Harbor Heartbeat Report Shows Most of the Inner Harbor and Middle Branch is Swimmable More Than 60% of the Time

| June 8, 2018 | 0 Comments

Waterfront Partnership unveiled its Harbor Heartbeat Report. This brand-new report expands the scope of the report card issued in previous years to cover seven key indicators of harbor health: fecal bacteria, sewer repairs, pollution tracking, litter and debris, restoration projects, ecosystem health, and volunteering.

“2017 was another exciting year for water quality in Baltimore,” said Adam Lindquist, director of the Waterfront Partnership’s Healthy Harbor Initiative, in a press release. “City and state officials broke ground on a $430 million infrastructure project that will reduce sewer overflows by 80%, we helped ban foam containers and over 14,000 volunteers helped to restore Baltimore’s streams and Harbor. When the people of Baltimore use their voices, take action and get their hands dirty – that’s when we see real change being made.”

“After five years of issuing a report card, we decided it was time for a change,” added Lindquist. “When we started there were no trash wheels, we weren’t growing a quarter of a million oysters in the Inner Harbor and partners in the City and County weren’t putting as many projects in the ground as they are today. Harbor Heartbeat provides a much more complete picture of how restoration efforts are going.”

According to the Harbor Heartbeat, most of Baltimore’s water problems continue to be attributed to fecal bacteria, storm-induced pollution problems, and low water clarity. The report stresses the importance of public action and outlines ways that the public can help with restoration efforts.

The $430-million sewer infrastructure project will relieve a continuous 10-mile backup of sewage beneath the streets of East Baltimore, greatly reducing sewer overflows and improving the health of waterways like the Jones Falls stream and the Baltimore Harbor. The sewage is on its way to the Back River Wastewater Treatment Plant. Since digging up and replacing the massive pipe would be too difficult, the plan is to use a series of hydraulic pumps and tanks to keep the wastewater flowing at all times.

The improvements at the Back River treatment plant are one major requirement of the consent decree, a legal settlement between the City, Maryland Department of the Environment and the U.S. Environmental Protection Agency. The other major requirement is that the City assess, repair or replace its 1,400 miles of sewer pipes. Together, these efforts will cost more than $1 billion and are predicted to reduce sewer overflows in Baltimore City by 80% by the end of 2020.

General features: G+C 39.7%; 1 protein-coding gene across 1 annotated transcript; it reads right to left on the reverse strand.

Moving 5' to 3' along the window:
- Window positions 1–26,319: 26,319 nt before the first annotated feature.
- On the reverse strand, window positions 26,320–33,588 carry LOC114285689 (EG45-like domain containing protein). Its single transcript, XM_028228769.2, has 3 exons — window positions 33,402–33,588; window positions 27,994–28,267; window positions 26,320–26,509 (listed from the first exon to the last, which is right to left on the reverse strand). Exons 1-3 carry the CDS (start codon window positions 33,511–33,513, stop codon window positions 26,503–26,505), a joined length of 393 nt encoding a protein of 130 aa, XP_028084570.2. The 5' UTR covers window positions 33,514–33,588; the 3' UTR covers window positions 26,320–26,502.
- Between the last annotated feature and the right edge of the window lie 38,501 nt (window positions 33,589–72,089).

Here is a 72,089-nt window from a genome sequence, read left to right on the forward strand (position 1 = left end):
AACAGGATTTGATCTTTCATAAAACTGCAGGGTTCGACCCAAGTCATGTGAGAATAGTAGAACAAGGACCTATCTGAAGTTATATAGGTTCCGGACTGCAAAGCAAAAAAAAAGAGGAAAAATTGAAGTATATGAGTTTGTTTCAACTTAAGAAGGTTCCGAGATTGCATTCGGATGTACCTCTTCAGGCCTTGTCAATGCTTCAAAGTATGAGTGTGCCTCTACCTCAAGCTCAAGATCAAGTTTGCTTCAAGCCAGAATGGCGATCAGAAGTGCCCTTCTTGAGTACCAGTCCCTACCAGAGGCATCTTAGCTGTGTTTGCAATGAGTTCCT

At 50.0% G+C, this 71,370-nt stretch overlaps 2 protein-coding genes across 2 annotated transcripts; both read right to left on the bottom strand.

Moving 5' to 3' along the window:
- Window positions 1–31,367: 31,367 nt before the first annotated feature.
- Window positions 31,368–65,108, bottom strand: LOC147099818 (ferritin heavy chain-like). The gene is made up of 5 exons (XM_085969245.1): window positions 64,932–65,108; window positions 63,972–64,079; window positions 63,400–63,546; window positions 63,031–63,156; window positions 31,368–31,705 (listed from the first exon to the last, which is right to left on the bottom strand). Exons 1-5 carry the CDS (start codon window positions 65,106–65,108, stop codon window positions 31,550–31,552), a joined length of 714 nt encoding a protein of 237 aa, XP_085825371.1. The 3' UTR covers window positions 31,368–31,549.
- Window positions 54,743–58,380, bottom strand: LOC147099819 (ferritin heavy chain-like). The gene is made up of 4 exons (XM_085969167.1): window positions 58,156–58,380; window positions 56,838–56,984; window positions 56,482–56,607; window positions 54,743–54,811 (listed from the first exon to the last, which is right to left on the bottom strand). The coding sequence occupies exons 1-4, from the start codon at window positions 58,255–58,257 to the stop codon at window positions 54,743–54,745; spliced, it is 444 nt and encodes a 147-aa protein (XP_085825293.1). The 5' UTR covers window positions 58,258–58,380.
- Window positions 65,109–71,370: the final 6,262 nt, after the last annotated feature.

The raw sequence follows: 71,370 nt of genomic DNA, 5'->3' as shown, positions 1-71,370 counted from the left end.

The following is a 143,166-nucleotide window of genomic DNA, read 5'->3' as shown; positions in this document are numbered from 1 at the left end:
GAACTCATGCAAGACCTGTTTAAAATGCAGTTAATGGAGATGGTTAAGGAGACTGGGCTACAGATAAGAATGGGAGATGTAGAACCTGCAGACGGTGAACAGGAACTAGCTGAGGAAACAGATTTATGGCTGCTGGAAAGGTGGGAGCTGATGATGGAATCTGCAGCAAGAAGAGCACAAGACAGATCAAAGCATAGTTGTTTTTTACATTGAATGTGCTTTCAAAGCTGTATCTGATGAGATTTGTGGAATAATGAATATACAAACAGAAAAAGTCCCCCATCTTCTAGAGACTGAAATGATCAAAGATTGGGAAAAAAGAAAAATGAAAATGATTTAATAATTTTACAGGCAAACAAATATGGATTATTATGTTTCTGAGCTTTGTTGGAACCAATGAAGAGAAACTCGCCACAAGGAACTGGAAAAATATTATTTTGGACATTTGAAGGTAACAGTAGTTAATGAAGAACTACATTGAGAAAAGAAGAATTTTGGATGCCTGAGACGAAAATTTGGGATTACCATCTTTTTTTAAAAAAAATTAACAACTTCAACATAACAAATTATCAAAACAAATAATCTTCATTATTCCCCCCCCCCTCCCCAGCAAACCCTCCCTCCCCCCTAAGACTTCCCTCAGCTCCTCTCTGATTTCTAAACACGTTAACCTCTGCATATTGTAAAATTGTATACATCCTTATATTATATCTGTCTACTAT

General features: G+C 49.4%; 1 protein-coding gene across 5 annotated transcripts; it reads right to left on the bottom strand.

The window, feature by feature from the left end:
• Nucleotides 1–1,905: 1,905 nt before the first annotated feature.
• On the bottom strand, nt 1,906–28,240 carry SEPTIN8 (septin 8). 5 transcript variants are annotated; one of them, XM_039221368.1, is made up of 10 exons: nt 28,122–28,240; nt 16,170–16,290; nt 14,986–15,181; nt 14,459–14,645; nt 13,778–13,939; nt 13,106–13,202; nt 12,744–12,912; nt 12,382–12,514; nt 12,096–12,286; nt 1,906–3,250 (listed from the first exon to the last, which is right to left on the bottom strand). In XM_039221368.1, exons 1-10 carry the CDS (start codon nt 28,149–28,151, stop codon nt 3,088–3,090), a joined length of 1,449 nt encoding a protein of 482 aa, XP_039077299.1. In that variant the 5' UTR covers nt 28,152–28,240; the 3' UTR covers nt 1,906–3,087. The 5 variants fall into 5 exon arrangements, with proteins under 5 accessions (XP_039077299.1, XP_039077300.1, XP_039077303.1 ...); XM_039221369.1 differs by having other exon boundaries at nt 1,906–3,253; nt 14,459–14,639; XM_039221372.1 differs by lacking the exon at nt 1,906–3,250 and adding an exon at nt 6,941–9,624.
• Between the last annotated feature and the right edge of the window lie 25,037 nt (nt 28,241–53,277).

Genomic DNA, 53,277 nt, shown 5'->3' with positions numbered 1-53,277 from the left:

Currently most of the water in the Middle Branch and Inner Harbor of the Patapsoco River surrounding South Baltimore is swimmable more than 63% of the time. The Inner Harbor around Harborplace and Rash Field is swimmable 50% of the time, the Inner Harbor around Locust Point is swimmable 75% of the time, the Patapsco River is swimmable 88% of the time around Fort McHenry, 75% of the time in the Middle Branch east of the Hanover Street Bridge, and 63% of the time west of the Hanover Street Bridge. The Patapsco River is swimmable 100% of the time near the City lines at Anne Arundel and Baltimore Counties.

Trash remains an issue for the Patapsco River. Baltimore’s third trash collecting wheel was installed at Masonville Cove in Brooklyn last week. Another is expected on the Gwynns Falls near Horseshoe Casino Baltimore in the future.

Waterfront Partnership’s top five takeaways from the Harbor Heartbeat Report report include:

1. Fecal bacteria levels in Baltimore’s streams and Harbor, monitored by Blue Water

2. Although data shows improved bacteria scores, Waterfront Partnership cannot state what specific actions caused these improvements. More years of data are needed to determine if changes are part of a larger trend.

3. 150 tons less trash was collected from the Harbor in 2017, compared in 2016, which advocates attribute to less rainfall as well as the City’s decision to provide trash cans to all residents and increase street sweeping.

4. Conductivity in the streams continues to be the worst performing indicator with a score of eight percent. Salts and other pollutants are carried into our streams when it rains, raising the conductivity to unsafe levels for fish and other wildlife.

5. Over the last four years, Baltimore City DPW found and repaired 279 pollution sources in the City’s sewer and storm drain pipes and more than doubled its capacity to perform pollution investigations.

How the public can help, according to Waterfront Partnership:

-Identifying and reporting pollution to local government by calling 311 is important in addressing some of the largest sources of pollution. Pollution can also be reported directly to the Baltimore Harbor Waterkeeper at www.bluewaterbaltimore.org or by calling 443-908-0696.

-Residents and businesses can also install restoration processes like planting trees and native gardens to curtail the fastest growing source of water pollution.

-Lastly, the public can take care in always disposing of trash properly while spreading the word to reduce littering.

About the Author:

Founder and Publisher of SouthBmore.com, longtime resident of South Baltimore, and a graduate of Towson University. Diehard Ravens and O's fan, father of three, amateur pizza chef, skateboarder, and "bar food" foodie. Email me at Kevin@InceptMM.com and follow me on Twitter at @SoBoKevin.